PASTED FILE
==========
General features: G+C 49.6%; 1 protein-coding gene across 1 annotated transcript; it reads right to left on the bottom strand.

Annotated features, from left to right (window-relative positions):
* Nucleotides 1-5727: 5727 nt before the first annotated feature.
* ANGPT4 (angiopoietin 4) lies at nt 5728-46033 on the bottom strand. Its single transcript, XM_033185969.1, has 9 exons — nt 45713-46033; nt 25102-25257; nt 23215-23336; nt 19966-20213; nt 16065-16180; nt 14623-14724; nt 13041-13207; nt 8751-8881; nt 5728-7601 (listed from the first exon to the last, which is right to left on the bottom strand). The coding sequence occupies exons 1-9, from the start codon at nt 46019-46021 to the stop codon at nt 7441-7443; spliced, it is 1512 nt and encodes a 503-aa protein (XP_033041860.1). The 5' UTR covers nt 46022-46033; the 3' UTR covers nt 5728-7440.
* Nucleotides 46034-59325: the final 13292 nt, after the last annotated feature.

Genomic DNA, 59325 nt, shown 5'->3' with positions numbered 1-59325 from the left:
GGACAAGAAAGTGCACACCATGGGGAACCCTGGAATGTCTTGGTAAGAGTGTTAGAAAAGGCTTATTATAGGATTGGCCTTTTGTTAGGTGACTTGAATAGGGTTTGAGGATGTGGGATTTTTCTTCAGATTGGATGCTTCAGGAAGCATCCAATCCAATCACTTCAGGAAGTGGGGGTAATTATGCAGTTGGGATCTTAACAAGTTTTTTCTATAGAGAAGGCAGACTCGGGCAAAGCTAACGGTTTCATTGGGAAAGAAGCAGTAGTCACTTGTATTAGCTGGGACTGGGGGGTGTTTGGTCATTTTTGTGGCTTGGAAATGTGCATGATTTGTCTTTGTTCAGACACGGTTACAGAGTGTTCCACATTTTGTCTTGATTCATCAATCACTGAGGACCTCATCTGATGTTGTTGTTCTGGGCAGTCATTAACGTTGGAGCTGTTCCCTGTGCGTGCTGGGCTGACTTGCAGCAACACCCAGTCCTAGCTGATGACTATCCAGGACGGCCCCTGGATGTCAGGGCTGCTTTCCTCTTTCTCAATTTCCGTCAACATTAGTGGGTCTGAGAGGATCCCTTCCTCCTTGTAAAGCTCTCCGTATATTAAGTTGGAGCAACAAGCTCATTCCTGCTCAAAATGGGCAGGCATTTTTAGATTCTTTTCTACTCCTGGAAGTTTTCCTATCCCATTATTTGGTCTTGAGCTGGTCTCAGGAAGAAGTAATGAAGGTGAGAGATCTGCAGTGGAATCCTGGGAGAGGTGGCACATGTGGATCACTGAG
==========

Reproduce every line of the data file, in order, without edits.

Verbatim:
General features: G+C 49.6%; 1 protein-coding gene across 1 annotated transcript; it reads right to left on the bottom strand.

Annotated features, from left to right (window-relative positions):
* Nucleotides 1-5727: 5727 nt before the first annotated feature.
* ANGPT4 (angiopoietin 4) lies at nt 5728-46033 on the bottom strand. Its single transcript, XM_033185969.1, has 9 exons — nt 45713-46033; nt 25102-25257; nt 23215-23336; nt 19966-20213; nt 16065-16180; nt 14623-14724; nt 13041-13207; nt 8751-8881; nt 5728-7601 (listed from the first exon to the last, which is right to left on the bottom strand). The coding sequence occupies exons 1-9, from the start codon at nt 46019-46021 to the stop codon at nt 7441-7443; spliced, it is 1512 nt and encodes a 503-aa protein (XP_033041860.1). The 5' UTR covers nt 46022-46033; the 3' UTR covers nt 5728-7440.
* Nucleotides 46034-59325: the final 13292 nt, after the last annotated feature.

Genomic DNA, 59325 nt, shown 5'->3' with positions numbered 1-59325 from the left:
GGACAAGAAAGTGCACACCATGGGGAACCCTGGAATGTCTTGGTAAGAGTGTTAGAAAAGGCTTATTATAGGATTGGCCTTTTGTTAGGTGACTTGAATAGGGTTTGAGGATGTGGGATTTTTCTTCAGATTGGATGCTTCAGGAAGCATCCAATCCAATCACTTCAGGAAGTGGGGGTAATTATGCAGTTGGGATCTTAACAAGTTTTTTCTATAGAGAAGGCAGACTCGGGCAAAGCTAACGGTTTCATTGGGAAAGAAGCAGTAGTCACTTGTATTAGCTGGGACTGGGGGGTGTTTGGTCATTTTTGTGGCTTGGAAATGTGCATGATTTGTCTTTGTTCAGACACGGTTACAGAGTGTTCCACATTTTGTCTTGATTCATCAATCACTGAGGACCTCATCTGATGTTGTTGTTCTGGGCAGTCATTAACGTTGGAGCTGTTCCCTGTGCGTGCTGGGCTGACTTGCAGCAACACCCAGTCCTAGCTGATGACTATCCAGGACGGCCCCTGGATGTCAGGGCTGCTTTCCTCTTTCTCAATTTCCGTCAACATTAGTGGGTCTGAGAGGATCCCTTCCTCCTTGTAAAGCTCTCCGTATATTAAGTTGGAGCAACAAGCTCATTCCTGCTCAAAATGGGCAGGCATTTTTAGATTCTTTTCTACTCCTGGAAGTTTTCCTATCCCATTATTTGGTCTTGAGCTGGTCTCAGGAAGAAGTAATGAAGGTGAGAGATCTGCAGTGGAATCCTGGGAGAGGTGGCACATGTGGATCACTGAG